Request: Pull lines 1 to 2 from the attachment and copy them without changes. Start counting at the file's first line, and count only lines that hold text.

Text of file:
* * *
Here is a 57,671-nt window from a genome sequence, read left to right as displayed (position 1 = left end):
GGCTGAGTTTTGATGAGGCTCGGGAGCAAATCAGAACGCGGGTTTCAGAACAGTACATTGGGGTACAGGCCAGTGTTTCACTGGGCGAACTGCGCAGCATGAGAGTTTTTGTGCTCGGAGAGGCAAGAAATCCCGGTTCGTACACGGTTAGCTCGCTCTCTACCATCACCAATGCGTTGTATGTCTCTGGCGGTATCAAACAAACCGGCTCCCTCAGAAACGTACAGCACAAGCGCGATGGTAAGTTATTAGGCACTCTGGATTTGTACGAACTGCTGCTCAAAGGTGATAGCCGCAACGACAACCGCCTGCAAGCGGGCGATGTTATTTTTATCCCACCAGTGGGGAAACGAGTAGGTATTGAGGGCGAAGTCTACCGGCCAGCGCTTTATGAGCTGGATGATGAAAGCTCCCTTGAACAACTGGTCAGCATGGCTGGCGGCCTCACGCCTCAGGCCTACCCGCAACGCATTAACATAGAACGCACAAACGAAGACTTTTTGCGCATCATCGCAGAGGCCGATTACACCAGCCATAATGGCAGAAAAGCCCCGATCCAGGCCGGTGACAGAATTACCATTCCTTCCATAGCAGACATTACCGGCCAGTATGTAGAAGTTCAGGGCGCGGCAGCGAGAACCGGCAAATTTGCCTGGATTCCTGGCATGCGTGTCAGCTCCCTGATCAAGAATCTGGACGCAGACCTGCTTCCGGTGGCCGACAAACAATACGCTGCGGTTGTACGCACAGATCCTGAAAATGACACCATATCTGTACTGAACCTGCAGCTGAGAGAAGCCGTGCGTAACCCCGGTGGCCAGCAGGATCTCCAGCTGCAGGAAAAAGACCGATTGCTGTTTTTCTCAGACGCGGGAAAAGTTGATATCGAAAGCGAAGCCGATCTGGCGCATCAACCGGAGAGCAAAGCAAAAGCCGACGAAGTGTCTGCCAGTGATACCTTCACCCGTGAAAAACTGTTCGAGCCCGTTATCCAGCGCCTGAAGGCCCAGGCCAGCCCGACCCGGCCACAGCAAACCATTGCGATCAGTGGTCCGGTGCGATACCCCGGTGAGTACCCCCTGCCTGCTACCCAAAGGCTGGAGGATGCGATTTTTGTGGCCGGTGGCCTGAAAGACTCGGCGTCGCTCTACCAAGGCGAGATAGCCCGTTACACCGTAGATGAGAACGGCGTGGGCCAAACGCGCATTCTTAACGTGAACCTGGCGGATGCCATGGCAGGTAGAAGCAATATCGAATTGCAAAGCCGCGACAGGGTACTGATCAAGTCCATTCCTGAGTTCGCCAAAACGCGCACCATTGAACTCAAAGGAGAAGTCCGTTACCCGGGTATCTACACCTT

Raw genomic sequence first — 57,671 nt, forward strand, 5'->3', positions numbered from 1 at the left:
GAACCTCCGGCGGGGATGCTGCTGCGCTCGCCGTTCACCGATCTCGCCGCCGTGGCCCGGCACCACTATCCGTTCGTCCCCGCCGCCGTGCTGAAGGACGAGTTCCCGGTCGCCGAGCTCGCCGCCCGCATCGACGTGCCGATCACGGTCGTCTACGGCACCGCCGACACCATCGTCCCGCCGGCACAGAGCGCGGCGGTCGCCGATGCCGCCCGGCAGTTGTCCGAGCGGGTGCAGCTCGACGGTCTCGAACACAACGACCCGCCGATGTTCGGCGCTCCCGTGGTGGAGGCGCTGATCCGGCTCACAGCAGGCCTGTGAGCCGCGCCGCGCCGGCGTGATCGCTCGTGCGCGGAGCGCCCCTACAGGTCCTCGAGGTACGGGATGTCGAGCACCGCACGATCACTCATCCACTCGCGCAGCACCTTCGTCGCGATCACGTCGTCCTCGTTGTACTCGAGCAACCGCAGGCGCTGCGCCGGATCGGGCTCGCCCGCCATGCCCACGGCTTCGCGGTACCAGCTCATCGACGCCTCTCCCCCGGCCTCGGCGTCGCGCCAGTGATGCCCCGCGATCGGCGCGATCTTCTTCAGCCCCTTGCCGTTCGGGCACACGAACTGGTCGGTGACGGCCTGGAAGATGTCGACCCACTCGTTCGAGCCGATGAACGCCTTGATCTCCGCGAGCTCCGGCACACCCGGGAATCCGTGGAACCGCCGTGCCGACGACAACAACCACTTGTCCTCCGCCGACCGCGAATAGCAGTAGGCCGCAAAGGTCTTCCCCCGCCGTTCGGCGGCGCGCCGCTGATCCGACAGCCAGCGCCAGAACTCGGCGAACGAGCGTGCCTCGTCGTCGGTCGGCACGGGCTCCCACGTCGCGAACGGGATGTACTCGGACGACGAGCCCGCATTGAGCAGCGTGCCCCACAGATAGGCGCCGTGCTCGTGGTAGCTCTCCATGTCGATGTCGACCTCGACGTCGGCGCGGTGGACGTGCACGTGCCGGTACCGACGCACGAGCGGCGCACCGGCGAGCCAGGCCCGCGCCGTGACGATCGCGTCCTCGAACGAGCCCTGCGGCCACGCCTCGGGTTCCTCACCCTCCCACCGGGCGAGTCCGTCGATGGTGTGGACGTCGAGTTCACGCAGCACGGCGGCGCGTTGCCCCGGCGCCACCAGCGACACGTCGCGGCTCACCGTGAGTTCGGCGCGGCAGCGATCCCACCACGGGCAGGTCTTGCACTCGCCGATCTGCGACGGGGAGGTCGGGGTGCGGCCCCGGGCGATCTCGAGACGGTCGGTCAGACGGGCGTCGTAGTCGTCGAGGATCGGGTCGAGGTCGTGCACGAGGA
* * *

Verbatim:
Here is a 57,671-nt window from a genome sequence, read left to right as displayed (position 1 = left end):
GGCTGAGTTTTGATGAGGCTCGGGAGCAAATCAGAACGCGGGTTTCAGAACAGTACATTGGGGTACAGGCCAGTGTTTCACTGGGCGAACTGCGCAGCATGAGAGTTTTTGTGCTCGGAGAGGCAAGAAATCCCGGTTCGTACACGGTTAGCTCGCTCTCTACCATCACCAATGCGTTGTATGTCTCTGGCGGTATCAAACAAACCGGCTCCCTCAGAAACGTACAGCACAAGCGCGATGGTAAGTTATTAGGCACTCTGGATTTGTACGAACTGCTGCTCAAAGGTGATAGCCGCAACGACAACCGCCTGCAAGCGGGCGATGTTATTTTTATCCCACCAGTGGGGAAACGAGTAGGTATTGAGGGCGAAGTCTACCGGCCAGCGCTTTATGAGCTGGATGATGAAAGCTCCCTTGAACAACTGGTCAGCATGGCTGGCGGCCTCACGCCTCAGGCCTACCCGCAACGCATTAACATAGAACGCACAAACGAAGACTTTTTGCGCATCATCGCAGAGGCCGATTACACCAGCCATAATGGCAGAAAAGCCCCGATCCAGGCCGGTGACAGAATTACCATTCCTTCCATAGCAGACATTACCGGCCAGTATGTAGAAGTTCAGGGCGCGGCAGCGAGAACCGGCAAATTTGCCTGGATTCCTGGCATGCGTGTCAGCTCCCTGATCAAGAATCTGGACGCAGACCTGCTTCCGGTGGCCGACAAACAATACGCTGCGGTTGTACGCACAGATCCTGAAAATGACACCATATCTGTACTGAACCTGCAGCTGAGAGAAGCCGTGCGTAACCCCGGTGGCCAGCAGGATCTCCAGCTGCAGGAAAAAGACCGATTGCTGTTTTTCTCAGACGCGGGAAAAGTTGATATCGAAAGCGAAGCCGATCTGGCGCATCAACCGGAGAGCAAAGCAAAAGCCGACGAAGTGTCTGCCAGTGATACCTTCACCCGTGAAAAACTGTTCGAGCCCGTTATCCAGCGCCTGAAGGCCCAGGCCAGCCCGACCCGGCCACAGCAAACCATTGCGATCAGTGGTCCGGTGCGATACCCCGGTGAGTACCCCCTGCCTGCTACCCAAAGGCTGGAGGATGCGATTTTTGTGGCCGGTGGCCTGAAAGACTCGGCGTCGCTCTACCAAGGCGAGATAGCCCGTTACACCGTAGATGAGAACGGCGTGGGCCAAACGCGCATTCTTAACGTGAACCTGGCGGATGCCATGGCAGGTAGAAGCAATATCGAATTGCAAAGCCGCGACAGGGTACTGATCAAGTCCATTCCTGAGTTCGCCAAAACGCGCACCATTGAACTCAAAGGAGAAGTCCGTTACCCGGGTATCTACACCTT